“The Afghan military never develop the capabilities necessary to fight the Taliban, but is that really surprising? Technology and skills were never transferred to Kabul because the system in the US is based on private contractors, whose business model is to keep full control of the key technologies and intellectual property. When these contractors were ordered to leave, the Afghan defence forces were rendered useless: a smart phone without software or even battery. When you mould the Afghan army to match the way American forces operate and then suddenly pull its air support, intelligence and contractors, its collapse becomes inevitable.”
He goes on to explain that the main political figures were never able to bring the country together but that was because everyone regarded them as foreigners. There are photos of John Kerry when he was Secretary of State deciding who should become president of Afghanistan.
While in Kandahar he was told by a former Afghan minister, there was supposed to be 13,000 policemen. In reality, there were only 900. The rest were ghost policemen, never hired in the first place and the respective funds simply transferred elsewhere. It was the same with the national army in theory numbering 300,000 men but in reality, only 10% were hired and operational with vast resources transferred to corrupt officials and others.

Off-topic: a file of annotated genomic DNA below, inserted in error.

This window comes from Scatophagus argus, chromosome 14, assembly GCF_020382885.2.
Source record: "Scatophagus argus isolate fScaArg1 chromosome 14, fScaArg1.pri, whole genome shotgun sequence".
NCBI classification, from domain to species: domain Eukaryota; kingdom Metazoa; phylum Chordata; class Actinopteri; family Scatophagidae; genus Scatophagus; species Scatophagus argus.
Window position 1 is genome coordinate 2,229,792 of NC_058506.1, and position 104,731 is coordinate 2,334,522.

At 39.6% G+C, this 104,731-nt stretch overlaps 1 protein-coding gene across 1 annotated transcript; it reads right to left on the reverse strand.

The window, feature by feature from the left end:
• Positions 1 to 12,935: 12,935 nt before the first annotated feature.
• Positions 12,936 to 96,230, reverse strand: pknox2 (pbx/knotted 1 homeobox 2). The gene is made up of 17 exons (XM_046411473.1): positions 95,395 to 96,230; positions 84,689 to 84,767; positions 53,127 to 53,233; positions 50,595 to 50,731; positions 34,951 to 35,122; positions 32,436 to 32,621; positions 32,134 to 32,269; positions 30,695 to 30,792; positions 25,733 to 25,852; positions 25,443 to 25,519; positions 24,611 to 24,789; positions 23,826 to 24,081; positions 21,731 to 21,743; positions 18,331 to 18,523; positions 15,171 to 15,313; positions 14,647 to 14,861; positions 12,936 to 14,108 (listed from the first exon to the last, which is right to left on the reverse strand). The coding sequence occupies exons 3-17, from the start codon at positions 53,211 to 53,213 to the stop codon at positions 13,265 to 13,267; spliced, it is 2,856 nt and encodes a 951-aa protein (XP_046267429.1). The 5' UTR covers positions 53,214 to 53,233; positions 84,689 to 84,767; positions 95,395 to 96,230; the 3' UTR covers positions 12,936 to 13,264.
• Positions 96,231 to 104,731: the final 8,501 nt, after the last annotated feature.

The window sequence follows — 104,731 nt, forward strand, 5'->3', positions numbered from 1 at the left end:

So, it is not surprising that the Taliban move with such confidence and speed when they were the ones best placed to understand they are not fighting an army or a state, but rather a fiction projected from Washington onto the screen of Afghanistan.
Maçães sees alternative strategies that can work. “Two years ago, I visited Somaliland, a breakaway Somali region still unrecognised by the international community. What I saw changed my views about the role of Western power and aid. Somaliland is an obvious success story. The region boasts one of the most vibrant democracies in Africa, and the terrorist networks that destroyed neighbouring Somalia have so far been comprehensively defeated. How can this be when Somaliland receives almost no support from the global community, with the exception of United Arab Emirates? I had to conclude that the lack of support and recognition actually played a role in that success. Without foreign interference, the region was able to build the political model rooted in its own traditions. The Parliament has an upper house representing the local clans, and it is this upper house that helps maintain stability and national cohesion.”
Maçães is not arguing that Afghanistan or Somaliland can live without Western support. but there is a need to radically rethink how this support is to be offered and, more fundamentally, how Western democracies should project their influence abroad. Somaliland shows that political progress does not follow a single, uniform path. Western democracies need to recover the humility to understand that the political model they have created at home may not be the best for other parts of the world.